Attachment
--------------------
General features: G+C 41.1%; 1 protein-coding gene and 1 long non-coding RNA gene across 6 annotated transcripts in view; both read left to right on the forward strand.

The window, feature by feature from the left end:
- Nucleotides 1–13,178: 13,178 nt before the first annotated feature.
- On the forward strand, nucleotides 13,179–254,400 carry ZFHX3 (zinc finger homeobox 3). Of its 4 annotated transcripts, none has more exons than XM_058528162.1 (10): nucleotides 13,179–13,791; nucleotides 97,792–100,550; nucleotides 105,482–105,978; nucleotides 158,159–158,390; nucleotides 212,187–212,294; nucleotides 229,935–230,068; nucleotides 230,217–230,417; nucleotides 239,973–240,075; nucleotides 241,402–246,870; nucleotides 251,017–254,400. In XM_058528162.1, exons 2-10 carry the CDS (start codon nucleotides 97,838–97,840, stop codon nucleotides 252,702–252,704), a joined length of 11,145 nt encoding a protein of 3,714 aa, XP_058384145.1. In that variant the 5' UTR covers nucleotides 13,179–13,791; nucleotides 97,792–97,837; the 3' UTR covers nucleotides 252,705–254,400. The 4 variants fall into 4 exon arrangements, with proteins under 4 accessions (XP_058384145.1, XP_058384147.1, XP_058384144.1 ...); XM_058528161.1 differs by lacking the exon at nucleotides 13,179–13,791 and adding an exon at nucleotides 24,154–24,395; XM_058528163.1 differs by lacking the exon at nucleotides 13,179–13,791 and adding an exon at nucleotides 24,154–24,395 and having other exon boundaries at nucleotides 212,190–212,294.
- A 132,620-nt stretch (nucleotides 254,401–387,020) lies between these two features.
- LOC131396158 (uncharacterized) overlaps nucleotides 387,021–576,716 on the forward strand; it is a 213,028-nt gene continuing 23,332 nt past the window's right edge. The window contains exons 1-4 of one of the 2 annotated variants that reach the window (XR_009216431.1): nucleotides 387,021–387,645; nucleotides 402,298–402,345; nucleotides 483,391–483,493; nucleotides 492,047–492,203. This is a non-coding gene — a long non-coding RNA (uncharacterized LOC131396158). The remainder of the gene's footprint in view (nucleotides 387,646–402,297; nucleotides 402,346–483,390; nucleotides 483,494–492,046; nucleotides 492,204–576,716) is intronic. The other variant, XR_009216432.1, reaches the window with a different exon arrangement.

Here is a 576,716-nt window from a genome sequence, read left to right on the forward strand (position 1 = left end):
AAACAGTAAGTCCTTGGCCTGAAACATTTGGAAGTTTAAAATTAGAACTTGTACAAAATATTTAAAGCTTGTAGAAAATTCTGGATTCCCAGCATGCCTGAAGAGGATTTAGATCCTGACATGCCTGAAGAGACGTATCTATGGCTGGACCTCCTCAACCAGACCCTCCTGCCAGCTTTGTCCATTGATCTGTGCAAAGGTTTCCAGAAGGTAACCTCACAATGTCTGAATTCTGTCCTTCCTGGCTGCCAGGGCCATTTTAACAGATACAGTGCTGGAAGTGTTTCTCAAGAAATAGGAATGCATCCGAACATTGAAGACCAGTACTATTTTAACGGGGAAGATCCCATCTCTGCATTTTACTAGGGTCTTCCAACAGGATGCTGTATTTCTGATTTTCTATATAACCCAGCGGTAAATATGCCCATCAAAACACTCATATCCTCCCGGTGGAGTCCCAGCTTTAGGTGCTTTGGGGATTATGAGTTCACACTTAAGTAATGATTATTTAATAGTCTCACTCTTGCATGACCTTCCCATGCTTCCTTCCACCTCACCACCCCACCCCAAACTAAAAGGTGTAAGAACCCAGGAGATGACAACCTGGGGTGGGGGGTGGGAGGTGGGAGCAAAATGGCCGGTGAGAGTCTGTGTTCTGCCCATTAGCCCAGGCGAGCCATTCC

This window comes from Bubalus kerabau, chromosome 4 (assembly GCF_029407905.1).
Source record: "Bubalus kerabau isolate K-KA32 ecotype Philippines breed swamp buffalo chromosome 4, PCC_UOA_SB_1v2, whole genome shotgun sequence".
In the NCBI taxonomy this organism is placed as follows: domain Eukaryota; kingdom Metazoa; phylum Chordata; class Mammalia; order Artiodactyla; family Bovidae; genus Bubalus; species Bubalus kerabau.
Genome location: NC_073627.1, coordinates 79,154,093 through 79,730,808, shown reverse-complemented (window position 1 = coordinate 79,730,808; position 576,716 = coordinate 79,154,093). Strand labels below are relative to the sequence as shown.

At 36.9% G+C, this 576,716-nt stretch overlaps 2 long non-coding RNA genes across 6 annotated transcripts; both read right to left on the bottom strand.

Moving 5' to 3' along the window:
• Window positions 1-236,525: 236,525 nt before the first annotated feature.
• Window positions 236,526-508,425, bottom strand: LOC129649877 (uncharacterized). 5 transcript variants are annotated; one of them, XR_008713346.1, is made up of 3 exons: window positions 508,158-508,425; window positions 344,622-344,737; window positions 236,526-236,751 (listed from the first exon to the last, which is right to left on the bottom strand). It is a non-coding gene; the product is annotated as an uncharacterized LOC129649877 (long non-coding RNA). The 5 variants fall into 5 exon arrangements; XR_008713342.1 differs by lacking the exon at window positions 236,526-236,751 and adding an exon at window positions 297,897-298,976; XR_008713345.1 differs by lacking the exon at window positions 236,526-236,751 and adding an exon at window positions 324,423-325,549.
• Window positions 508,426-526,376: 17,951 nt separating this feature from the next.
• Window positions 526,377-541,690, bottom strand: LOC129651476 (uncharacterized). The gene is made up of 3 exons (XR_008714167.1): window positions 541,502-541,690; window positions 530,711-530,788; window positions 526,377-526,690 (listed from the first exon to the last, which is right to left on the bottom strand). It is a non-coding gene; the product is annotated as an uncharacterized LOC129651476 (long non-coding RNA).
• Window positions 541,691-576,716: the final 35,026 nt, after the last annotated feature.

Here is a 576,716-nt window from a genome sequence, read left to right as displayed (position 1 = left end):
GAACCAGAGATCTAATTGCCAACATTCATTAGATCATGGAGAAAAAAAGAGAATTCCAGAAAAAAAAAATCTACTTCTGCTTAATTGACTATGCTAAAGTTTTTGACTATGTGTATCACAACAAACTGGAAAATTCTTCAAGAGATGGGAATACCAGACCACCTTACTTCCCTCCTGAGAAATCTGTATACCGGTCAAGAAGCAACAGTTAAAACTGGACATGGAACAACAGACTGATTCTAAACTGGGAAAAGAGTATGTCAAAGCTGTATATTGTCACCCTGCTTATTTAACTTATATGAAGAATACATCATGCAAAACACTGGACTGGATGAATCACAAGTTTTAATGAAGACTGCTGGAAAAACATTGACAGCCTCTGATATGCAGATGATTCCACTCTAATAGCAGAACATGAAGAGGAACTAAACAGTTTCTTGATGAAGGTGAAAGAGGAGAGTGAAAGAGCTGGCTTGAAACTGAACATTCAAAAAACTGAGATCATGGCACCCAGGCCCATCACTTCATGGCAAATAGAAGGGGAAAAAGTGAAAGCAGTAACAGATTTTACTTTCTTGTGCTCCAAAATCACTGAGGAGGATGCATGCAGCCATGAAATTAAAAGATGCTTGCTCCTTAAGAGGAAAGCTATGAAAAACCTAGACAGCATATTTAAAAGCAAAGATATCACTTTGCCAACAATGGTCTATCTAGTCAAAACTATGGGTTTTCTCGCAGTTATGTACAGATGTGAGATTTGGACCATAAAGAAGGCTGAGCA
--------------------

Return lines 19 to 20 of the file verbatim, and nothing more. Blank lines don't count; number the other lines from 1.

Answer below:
• Window positions 541,691-576,716: the final 35,026 nt, after the last annotated feature.

Here is a 576,716-nt window from a genome sequence, read left to right as displayed (position 1 = left end):